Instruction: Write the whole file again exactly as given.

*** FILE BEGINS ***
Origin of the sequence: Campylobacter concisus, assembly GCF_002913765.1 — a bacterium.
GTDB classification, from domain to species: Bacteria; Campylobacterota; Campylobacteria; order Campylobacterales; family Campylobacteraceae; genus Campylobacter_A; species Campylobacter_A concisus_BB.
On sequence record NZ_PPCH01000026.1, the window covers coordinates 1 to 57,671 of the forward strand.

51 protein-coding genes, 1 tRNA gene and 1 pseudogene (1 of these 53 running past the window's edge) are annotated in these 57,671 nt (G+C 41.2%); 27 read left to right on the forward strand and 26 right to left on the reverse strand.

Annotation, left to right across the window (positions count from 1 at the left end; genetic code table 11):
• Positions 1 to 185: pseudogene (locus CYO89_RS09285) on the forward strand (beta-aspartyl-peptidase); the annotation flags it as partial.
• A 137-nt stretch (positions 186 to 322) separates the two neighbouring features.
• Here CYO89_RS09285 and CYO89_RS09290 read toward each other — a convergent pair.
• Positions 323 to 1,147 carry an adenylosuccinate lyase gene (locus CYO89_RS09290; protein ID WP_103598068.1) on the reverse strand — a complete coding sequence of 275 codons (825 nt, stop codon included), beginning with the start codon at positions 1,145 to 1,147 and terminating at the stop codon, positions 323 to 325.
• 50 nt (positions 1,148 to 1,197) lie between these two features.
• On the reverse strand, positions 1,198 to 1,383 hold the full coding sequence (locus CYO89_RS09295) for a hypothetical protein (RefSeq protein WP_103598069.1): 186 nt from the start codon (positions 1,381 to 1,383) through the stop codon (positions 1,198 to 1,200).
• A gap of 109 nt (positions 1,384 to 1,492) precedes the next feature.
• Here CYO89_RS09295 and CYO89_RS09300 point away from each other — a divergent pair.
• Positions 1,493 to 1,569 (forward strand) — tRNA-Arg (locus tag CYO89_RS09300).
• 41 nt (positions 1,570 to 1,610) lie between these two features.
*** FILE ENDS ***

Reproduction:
Origin of the sequence: Campylobacter concisus, assembly GCF_002913765.1 — a bacterium.
GTDB classification, from domain to species: Bacteria; Campylobacterota; Campylobacteria; order Campylobacterales; family Campylobacteraceae; genus Campylobacter_A; species Campylobacter_A concisus_BB.
On sequence record NZ_PPCH01000026.1, the window covers coordinates 1 to 57,671 of the forward strand.

51 protein-coding genes, 1 tRNA gene and 1 pseudogene (1 of these 53 running past the window's edge) are annotated in these 57,671 nt (G+C 41.2%); 27 read left to right on the forward strand and 26 right to left on the reverse strand.

Annotation, left to right across the window (positions count from 1 at the left end; genetic code table 11):
• Positions 1 to 185: pseudogene (locus CYO89_RS09285) on the forward strand (beta-aspartyl-peptidase); the annotation flags it as partial.
• A 137-nt stretch (positions 186 to 322) separates the two neighbouring features.
• Here CYO89_RS09285 and CYO89_RS09290 read toward each other — a convergent pair.
• Positions 323 to 1,147 carry an adenylosuccinate lyase gene (locus CYO89_RS09290; protein ID WP_103598068.1) on the reverse strand — a complete coding sequence of 275 codons (825 nt, stop codon included), beginning with the start codon at positions 1,145 to 1,147 and terminating at the stop codon, positions 323 to 325.
• 50 nt (positions 1,148 to 1,197) lie between these two features.
• On the reverse strand, positions 1,198 to 1,383 hold the full coding sequence (locus CYO89_RS09295) for a hypothetical protein (RefSeq protein WP_103598069.1): 186 nt from the start codon (positions 1,381 to 1,383) through the stop codon (positions 1,198 to 1,200).
• A gap of 109 nt (positions 1,384 to 1,492) precedes the next feature.
• Here CYO89_RS09295 and CYO89_RS09300 point away from each other — a divergent pair.
• Positions 1,493 to 1,569 (forward strand) — tRNA-Arg (locus tag CYO89_RS09300).
• 41 nt (positions 1,570 to 1,610) lie between these two features.